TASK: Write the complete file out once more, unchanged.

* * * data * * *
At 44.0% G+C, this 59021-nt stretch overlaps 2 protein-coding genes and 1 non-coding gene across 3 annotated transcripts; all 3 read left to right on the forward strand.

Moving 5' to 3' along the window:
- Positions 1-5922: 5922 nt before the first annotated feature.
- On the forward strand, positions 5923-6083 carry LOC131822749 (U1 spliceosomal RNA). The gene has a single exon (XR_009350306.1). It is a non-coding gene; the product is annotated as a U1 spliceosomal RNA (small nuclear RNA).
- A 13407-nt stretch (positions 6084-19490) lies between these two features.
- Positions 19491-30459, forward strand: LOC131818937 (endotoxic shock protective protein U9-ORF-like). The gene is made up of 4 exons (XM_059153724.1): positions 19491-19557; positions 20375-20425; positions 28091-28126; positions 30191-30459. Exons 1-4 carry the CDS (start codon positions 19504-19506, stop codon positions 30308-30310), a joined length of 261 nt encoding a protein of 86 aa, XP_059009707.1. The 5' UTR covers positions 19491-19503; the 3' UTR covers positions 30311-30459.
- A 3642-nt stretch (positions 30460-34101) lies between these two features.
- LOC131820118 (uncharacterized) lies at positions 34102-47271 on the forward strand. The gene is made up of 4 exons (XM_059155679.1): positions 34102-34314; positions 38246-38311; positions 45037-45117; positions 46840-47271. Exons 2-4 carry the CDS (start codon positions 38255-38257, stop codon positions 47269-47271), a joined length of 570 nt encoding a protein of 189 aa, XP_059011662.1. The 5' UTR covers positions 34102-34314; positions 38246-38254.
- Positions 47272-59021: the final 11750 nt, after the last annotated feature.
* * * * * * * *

At 44.0% G+C, this 59021-nt stretch overlaps 2 protein-coding genes and 1 non-coding gene across 3 annotated transcripts; all 3 read left to right on the forward strand.

Moving 5' to 3' along the window:
- Positions 1-5922: 5922 nt before the first annotated feature.
- On the forward strand, positions 5923-6083 carry LOC131822749 (U1 spliceosomal RNA). The gene has a single exon (XR_009350306.1). It is a non-coding gene; the product is annotated as a U1 spliceosomal RNA (small nuclear RNA).
- A 13407-nt stretch (positions 6084-19490) lies between these two features.
- Positions 19491-30459, forward strand: LOC131818937 (endotoxic shock protective protein U9-ORF-like). The gene is made up of 4 exons (XM_059153724.1): positions 19491-19557; positions 20375-20425; positions 28091-28126; positions 30191-30459. Exons 1-4 carry the CDS (start codon positions 19504-19506, stop codon positions 30308-30310), a joined length of 261 nt encoding a protein of 86 aa, XP_059009707.1. The 5' UTR covers positions 19491-19503; the 3' UTR covers positions 30311-30459.
- A 3642-nt stretch (positions 30460-34101) lies between these two features.
- LOC131820118 (uncharacterized) lies at positions 34102-47271 on the forward strand. The gene is made up of 4 exons (XM_059155679.1): positions 34102-34314; positions 38246-38311; positions 45037-45117; positions 46840-47271. Exons 2-4 carry the CDS (start codon positions 38255-38257, stop codon positions 47269-47271), a joined length of 570 nt encoding a protein of 189 aa, XP_059011662.1. The 5' UTR covers positions 34102-34314; positions 38246-38254.
- Positions 47272-59021: the final 11750 nt, after the last annotated feature.